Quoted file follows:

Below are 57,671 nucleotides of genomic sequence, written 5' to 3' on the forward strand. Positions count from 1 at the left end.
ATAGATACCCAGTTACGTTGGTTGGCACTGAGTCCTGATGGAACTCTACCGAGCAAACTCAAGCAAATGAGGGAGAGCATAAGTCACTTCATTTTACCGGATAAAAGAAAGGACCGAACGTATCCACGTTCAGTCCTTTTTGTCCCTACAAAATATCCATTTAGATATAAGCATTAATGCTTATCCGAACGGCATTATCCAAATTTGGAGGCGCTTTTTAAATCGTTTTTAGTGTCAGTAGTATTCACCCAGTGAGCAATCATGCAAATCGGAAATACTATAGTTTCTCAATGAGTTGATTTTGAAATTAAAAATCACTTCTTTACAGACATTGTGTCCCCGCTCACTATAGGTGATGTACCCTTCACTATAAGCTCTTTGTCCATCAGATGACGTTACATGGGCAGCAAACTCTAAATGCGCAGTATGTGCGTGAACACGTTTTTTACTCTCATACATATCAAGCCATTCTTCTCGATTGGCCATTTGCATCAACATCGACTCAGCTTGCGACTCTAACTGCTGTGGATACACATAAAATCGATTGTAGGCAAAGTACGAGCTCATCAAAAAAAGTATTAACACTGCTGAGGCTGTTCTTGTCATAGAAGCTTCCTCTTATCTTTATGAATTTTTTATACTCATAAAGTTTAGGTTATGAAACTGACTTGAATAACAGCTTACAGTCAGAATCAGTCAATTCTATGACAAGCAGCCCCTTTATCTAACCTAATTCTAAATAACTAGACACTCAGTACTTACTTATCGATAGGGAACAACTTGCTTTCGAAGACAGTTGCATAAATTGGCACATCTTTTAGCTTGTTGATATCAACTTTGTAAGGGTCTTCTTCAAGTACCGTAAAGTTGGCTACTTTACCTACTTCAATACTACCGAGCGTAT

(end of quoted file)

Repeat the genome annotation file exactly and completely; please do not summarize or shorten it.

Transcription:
Below are 57,671 nucleotides of genomic sequence, written 5' to 3' on the forward strand. Positions count from 1 at the left end.
ATAGATACCCAGTTACGTTGGTTGGCACTGAGTCCTGATGGAACTCTACCGAGCAAACTCAAGCAAATGAGGGAGAGCATAAGTCACTTCATTTTACCGGATAAAAGAAAGGACCGAACGTATCCACGTTCAGTCCTTTTTGTCCCTACAAAATATCCATTTAGATATAAGCATTAATGCTTATCCGAACGGCATTATCCAAATTTGGAGGCGCTTTTTAAATCGTTTTTAGTGTCAGTAGTATTCACCCAGTGAGCAATCATGCAAATCGGAAATACTATAGTTTCTCAATGAGTTGATTTTGAAATTAAAAATCACTTCTTTACAGACATTGTGTCCCCGCTCACTATAGGTGATGTACCCTTCACTATAAGCTCTTTGTCCATCAGATGACGTTACATGGGCAGCAAACTCTAAATGCGCAGTATGTGCGTGAACACGTTTTTTACTCTCATACATATCAAGCCATTCTTCTCGATTGGCCATTTGCATCAACATCGACTCAGCTTGCGACTCTAACTGCTGTGGATACACATAAAATCGATTGTAGGCAAAGTACGAGCTCATCAAAAAAAGTATTAACACTGCTGAGGCTGTTCTTGTCATAGAAGCTTCCTCTTATCTTTATGAATTTTTTATACTCATAAAGTTTAGGTTATGAAACTGACTTGAATAACAGCTTACAGTCAGAATCAGTCAATTCTATGACAAGCAGCCCCTTTATCTAACCTAATTCTAAATAACTAGACACTCAGTACTTACTTATCGATAGGGAACAACTTGCTTTCGAAGACAGTTGCATAAATTGGCACATCTTTTAGCTTGTTGATATCAACTTTGTAAGGGTCTTCTTCAAGTACCGTAAAGTTGGCTACTTTACCTACTTCAATACTACCGAGCGTAT